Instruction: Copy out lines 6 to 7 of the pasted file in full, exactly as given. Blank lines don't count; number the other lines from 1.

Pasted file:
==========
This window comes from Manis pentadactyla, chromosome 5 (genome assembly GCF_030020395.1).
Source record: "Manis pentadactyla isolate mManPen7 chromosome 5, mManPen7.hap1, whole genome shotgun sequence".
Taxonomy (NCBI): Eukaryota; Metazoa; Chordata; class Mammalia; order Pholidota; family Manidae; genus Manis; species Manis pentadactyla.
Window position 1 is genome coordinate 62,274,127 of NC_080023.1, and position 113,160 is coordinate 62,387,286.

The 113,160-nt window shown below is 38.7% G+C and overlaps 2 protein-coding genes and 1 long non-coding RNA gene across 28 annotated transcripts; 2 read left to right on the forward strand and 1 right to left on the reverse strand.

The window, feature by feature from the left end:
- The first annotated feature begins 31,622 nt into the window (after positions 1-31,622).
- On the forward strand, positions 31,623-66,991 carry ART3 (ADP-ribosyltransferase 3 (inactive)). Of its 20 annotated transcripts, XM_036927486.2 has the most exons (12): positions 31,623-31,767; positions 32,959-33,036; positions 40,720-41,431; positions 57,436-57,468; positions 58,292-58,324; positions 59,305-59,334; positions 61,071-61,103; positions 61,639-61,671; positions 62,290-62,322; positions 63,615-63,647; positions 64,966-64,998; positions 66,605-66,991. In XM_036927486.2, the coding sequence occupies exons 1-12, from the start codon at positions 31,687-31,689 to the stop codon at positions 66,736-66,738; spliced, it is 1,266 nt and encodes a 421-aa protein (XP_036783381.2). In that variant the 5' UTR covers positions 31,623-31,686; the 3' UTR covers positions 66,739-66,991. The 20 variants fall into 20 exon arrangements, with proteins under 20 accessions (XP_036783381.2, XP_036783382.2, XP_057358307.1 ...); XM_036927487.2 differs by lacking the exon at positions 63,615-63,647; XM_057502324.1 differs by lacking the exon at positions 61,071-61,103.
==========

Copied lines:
The window, feature by feature from the left end:
- The first annotated feature begins 31,622 nt into the window (after positions 1-31,622).